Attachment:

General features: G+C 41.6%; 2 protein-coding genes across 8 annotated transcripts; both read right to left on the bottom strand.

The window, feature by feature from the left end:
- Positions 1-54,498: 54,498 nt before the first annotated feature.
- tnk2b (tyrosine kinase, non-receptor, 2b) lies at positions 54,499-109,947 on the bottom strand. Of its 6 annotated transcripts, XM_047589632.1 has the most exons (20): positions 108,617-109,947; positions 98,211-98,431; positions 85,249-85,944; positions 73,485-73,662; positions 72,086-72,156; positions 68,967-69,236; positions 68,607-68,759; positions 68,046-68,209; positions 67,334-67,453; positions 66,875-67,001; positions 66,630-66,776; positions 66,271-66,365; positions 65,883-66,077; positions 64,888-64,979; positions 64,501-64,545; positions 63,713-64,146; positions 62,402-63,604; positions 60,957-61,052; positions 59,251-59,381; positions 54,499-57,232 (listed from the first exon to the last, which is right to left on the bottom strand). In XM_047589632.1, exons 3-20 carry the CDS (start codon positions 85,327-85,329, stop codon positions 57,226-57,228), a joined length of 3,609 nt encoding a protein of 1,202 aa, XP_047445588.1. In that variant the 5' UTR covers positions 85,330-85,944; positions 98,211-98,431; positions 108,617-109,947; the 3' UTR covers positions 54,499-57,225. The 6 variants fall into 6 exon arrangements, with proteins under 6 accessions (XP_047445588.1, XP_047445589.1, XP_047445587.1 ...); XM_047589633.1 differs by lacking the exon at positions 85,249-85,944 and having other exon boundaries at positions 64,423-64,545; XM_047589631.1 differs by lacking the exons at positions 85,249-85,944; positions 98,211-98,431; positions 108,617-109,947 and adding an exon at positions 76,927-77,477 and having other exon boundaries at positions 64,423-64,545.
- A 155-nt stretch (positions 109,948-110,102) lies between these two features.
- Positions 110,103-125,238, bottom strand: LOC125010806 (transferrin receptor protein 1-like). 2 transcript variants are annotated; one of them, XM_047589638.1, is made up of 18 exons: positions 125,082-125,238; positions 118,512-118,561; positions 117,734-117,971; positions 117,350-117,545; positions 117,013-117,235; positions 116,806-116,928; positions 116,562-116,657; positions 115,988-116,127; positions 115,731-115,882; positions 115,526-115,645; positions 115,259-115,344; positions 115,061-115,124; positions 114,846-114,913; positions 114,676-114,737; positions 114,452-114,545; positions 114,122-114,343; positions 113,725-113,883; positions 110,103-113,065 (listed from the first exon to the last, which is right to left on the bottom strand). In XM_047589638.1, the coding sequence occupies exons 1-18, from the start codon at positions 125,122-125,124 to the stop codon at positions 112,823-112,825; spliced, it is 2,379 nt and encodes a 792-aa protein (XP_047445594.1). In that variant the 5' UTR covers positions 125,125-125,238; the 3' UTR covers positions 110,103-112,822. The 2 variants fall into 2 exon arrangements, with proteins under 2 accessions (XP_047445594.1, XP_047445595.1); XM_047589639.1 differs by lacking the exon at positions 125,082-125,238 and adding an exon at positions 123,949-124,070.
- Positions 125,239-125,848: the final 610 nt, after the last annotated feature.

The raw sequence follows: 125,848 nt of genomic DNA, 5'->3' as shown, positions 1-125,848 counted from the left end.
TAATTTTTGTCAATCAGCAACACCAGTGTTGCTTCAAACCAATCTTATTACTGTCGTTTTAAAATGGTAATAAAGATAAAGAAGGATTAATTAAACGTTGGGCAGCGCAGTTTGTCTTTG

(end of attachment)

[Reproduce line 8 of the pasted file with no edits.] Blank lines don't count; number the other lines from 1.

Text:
The raw sequence follows: 125,848 nt of genomic DNA, 5'->3' as shown, positions 1-125,848 counted from the left end.